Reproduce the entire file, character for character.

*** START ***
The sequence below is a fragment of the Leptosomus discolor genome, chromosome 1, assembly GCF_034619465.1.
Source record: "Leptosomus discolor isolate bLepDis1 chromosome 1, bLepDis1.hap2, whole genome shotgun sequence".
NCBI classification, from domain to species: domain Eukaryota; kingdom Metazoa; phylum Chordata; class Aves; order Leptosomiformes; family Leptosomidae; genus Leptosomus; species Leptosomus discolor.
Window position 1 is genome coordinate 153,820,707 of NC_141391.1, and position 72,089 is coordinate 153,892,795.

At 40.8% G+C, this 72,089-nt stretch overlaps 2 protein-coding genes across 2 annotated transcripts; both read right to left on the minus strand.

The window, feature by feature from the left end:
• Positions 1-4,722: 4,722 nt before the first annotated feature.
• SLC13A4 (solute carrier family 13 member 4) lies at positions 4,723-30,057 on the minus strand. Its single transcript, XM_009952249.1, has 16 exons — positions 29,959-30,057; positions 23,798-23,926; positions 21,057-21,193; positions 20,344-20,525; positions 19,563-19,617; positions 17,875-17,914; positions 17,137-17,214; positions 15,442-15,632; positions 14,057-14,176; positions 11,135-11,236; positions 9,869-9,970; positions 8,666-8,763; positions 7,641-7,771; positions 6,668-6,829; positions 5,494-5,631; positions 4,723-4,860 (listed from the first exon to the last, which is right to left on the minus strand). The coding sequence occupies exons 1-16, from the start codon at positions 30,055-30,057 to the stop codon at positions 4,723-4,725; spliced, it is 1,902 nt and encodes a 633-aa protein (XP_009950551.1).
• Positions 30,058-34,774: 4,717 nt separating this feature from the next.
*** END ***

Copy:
The sequence below is a fragment of the Leptosomus discolor genome, chromosome 1, assembly GCF_034619465.1.
Source record: "Leptosomus discolor isolate bLepDis1 chromosome 1, bLepDis1.hap2, whole genome shotgun sequence".
NCBI classification, from domain to species: domain Eukaryota; kingdom Metazoa; phylum Chordata; class Aves; order Leptosomiformes; family Leptosomidae; genus Leptosomus; species Leptosomus discolor.
Window position 1 is genome coordinate 153,820,707 of NC_141391.1, and position 72,089 is coordinate 153,892,795.

At 40.8% G+C, this 72,089-nt stretch overlaps 2 protein-coding genes across 2 annotated transcripts; both read right to left on the minus strand.

The window, feature by feature from the left end:
• Positions 1-4,722: 4,722 nt before the first annotated feature.
• SLC13A4 (solute carrier family 13 member 4) lies at positions 4,723-30,057 on the minus strand. Its single transcript, XM_009952249.1, has 16 exons — positions 29,959-30,057; positions 23,798-23,926; positions 21,057-21,193; positions 20,344-20,525; positions 19,563-19,617; positions 17,875-17,914; positions 17,137-17,214; positions 15,442-15,632; positions 14,057-14,176; positions 11,135-11,236; positions 9,869-9,970; positions 8,666-8,763; positions 7,641-7,771; positions 6,668-6,829; positions 5,494-5,631; positions 4,723-4,860 (listed from the first exon to the last, which is right to left on the minus strand). The coding sequence occupies exons 1-16, from the start codon at positions 30,055-30,057 to the stop codon at positions 4,723-4,725; spliced, it is 1,902 nt and encodes a 633-aa protein (XP_009950551.1).
• Positions 30,058-34,774: 4,717 nt separating this feature from the next.